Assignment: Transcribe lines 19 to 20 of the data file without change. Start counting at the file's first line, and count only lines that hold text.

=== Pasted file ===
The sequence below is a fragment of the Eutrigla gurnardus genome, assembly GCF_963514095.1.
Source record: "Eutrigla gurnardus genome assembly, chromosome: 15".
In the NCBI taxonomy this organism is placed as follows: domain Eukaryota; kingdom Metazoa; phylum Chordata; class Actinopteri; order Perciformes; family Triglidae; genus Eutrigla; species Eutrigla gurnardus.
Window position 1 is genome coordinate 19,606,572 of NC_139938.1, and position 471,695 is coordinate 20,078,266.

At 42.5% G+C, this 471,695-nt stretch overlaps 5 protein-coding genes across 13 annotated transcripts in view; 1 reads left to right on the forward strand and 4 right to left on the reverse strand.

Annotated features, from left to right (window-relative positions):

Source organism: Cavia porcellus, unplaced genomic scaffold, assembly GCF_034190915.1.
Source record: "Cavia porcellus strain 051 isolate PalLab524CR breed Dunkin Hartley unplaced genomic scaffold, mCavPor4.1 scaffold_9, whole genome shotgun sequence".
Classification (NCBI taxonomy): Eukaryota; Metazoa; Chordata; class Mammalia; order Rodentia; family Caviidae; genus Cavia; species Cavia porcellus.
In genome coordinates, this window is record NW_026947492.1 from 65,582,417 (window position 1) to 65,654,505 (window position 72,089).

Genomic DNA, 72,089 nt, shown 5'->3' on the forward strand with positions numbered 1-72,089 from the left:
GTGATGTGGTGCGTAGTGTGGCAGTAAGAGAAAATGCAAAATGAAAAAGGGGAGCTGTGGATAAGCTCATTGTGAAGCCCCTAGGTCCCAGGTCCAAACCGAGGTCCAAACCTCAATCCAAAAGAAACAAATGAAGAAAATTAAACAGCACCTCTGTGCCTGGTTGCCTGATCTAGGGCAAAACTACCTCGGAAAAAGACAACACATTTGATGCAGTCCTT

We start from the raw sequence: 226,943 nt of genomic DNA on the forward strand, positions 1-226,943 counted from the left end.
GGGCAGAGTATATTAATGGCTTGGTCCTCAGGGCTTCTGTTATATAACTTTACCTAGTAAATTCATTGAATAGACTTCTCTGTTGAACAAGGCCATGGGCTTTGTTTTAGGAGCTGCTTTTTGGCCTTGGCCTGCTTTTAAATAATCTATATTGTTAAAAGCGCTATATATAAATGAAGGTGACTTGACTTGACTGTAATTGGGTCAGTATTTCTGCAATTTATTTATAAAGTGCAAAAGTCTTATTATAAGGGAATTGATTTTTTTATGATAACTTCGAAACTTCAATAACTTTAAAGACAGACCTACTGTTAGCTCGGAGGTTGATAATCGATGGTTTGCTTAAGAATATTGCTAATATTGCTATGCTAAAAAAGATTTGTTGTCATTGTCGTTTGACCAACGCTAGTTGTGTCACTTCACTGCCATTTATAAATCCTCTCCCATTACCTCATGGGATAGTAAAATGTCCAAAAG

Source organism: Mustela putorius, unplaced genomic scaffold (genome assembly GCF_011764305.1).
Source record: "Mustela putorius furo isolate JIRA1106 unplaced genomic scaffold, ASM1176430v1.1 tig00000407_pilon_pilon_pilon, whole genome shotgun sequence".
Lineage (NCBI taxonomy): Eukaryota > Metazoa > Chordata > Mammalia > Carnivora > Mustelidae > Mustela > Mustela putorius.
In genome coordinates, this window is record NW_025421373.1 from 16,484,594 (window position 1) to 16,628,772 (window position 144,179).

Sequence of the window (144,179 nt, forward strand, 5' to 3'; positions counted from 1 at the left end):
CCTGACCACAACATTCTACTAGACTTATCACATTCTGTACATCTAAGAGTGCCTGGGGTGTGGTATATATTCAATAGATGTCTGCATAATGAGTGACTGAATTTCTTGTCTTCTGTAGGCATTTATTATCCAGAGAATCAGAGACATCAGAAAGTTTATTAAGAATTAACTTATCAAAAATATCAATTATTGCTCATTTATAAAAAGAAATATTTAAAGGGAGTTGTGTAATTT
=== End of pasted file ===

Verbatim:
Sequence of the window (144,179 nt, forward strand, 5' to 3'; positions counted from 1 at the left end):
CCTGACCACAACATTCTACTAGACTTATCACATTCTGTACATCTAAGAGTGCCTGGGGTGTGGTATATATTCAATAGATGTCTGCATAATGAGTGACTGAATTTCTTGTCTTCTGTAGGCATTTATTATCCAGAGAATCAGAGACATCAGAAAGTTTATTAAGAATTAACTTATCAAAAATATCAATTATTGCTCATTTATAAAAAGAAATATTTAAAGGGAGTTGTGTAATTT